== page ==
-There are so many amazing things to see, I keep stopping to take pictures of plants, ants, ( I have become obessessed with ants, there smart little things) amazing tree formations, huge geckos, and we get shown the scratch marks etched into many trees of honey bears--who I hope I do not see
- we are lucky to see at least 6 oragutans on our trek, apparently if your really unlucky, you don't see jackshit. And you cant exactley ask for your money back. Orangutan sitting in the jungle cannot be arranged via mobile phone! We also came face to face with Mina the legendary semi wild one, who expects fruit tax from all visitors to her home. The "no feeding the orangutan" signs does not apply to this jungle matriarch.
- Then come the downwards journey home. Think Indiana jones on Valium, I'm going that slow. It's steep inclines, where we have to grab onto strategic branches, and place our feet very precisly if we want to come out uninjured or alive. I'm shitting bricks, and shooting daggers at our guide who has taken us into the jungle without so much as a band aid, which I later find out when I hurt my foot, and ask for a bangage, at which time he proceeds to try and give me "healing hand jungle reflexology"!!! I just want to shove my swollen foot in his face, and get back to safety. I mean, really, this shit was scary. I know it was scary as I have no pictures, when I'm scared, image caputuring is the last thing on my mind.
-We stop by a grubby fresh water stream, but decide not to swim, over head the clouds are getting bigger and fuller, and when we ask our guide if we should expect rain, he shrugs, again, I want to kick him-hard.
- The rain starts to lash down, and we are still not in a safe place, my legs start to get weak with fear, everything is getting muddier and slippier by the second. I just want to scream, "I'm a celebrity get me out of here", so a brand spanking new helicopter can descend and I can be ferried to a pub with a steak dinner and bottle of red wine. Keep dreaming lady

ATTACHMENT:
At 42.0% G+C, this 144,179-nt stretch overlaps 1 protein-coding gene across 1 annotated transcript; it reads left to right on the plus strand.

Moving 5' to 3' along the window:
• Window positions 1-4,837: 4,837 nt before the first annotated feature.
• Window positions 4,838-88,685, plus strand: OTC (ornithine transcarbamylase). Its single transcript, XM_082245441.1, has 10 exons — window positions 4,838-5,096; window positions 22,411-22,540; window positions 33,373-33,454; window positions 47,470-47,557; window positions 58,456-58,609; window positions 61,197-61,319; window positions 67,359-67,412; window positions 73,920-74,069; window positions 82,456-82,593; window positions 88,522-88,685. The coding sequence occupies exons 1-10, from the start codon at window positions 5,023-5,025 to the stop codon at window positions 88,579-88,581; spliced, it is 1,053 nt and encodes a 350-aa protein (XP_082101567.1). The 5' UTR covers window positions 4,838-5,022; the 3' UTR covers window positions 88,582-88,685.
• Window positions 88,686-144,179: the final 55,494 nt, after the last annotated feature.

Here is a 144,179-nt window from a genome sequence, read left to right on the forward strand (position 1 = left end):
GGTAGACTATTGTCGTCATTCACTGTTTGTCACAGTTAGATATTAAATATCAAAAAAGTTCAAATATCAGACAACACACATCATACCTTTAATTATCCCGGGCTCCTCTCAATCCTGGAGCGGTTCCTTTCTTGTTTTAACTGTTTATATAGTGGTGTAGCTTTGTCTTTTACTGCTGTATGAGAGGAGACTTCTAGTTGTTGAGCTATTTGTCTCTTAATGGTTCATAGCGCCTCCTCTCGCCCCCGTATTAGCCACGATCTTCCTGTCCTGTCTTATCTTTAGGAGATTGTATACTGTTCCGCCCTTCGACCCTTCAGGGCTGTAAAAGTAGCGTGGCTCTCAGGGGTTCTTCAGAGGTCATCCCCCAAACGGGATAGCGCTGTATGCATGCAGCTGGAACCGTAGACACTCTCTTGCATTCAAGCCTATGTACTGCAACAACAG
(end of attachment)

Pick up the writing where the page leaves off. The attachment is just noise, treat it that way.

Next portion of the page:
- Out of know where another jungle man appears,carrying food in brown paper. Our lunch, and quite possibly one of the nicest nasi gorengs I'd eaten, even if consumed in the rain with a throbbing foot. .
-After more, strategic movements, we finally get to a river, when there are three tubes lashed together with extra bits of rubber. The only problem is I have over Â£600 worth of camera round my next, the rain is also lashing down, and the water proof bags, promised by our guide when we confirmed the trip, have failed to materialise. Luckily we had been one step ahead of 'slick silo', and put one of the waterproof wash bags we have in the day pack. Still With the size of the waves, I'm pretty sure our bag will get fully submerged. Lucky jungle boy, has massive plastic bags with him, into which all our stuff gets put, lashed together with further bits of rubber and strapped to our tubes- the vessel home. I still don't have faith that my new toy will emerge unharmed, but have little choice but to go with it. If the guide thinks he's getting a tip, he can kiss my ass.
- And wow, what a journey home it is. The waves are high, and without our front and back guides manouvering the dinggy around the jagged river rocks, and steering us away from the jungle walls, we surely would have been smashed to bits. We certainly got soaked. But one good things to come out of that was our mud caked shoes, came back clean. Thank you river, I thought they might have to get binned. The tubing is exhilarating, fun, scary, and I'm glad it ends (all going according to plan), home. I'm done with all the adventure and just want a cup of tea
- The way back down the river, begins part two of our stay in bukit lawang. We see the most amazing bungalows with hammocks and all sorts besides the river. I'm in love, its time to extend our stay and move house. We had down graded to a 50k a night room, and the old adage is true, "you get what you pay for". The toilet needed to be condemned. It's up early to bag a space at the hammocked paradise we have spotted down stream.
- We get to Sam bungalows, and bag us the newest one, which is like a suite and immaculate for a great price, after I practically pleaded with him for a discount. We got it, and he got our custom for four nights. Our bill was
ridiculous at the end.
- We plan to leave, but then Andy gets food poisoning at one of our favourite chills outs, where the food is shit, but the beer cold, and the company good. I travel 6 hours there and back into Bin Jai to the closest atm, as we are now broke. I get back, and he is in a really bad way, and looks like he's lost about 5 stone in a couple of hours. So we stay another two days. By the time were finally ready to leave, I also have a dicky belly
And life as I know it is about to change for the worst..I start falling down hill faster than if I'd lost my footing in the jungle. All I can see is shit and mud ahead. Now I'm covered in the stuff
New update and monkey pics coming shortly.xx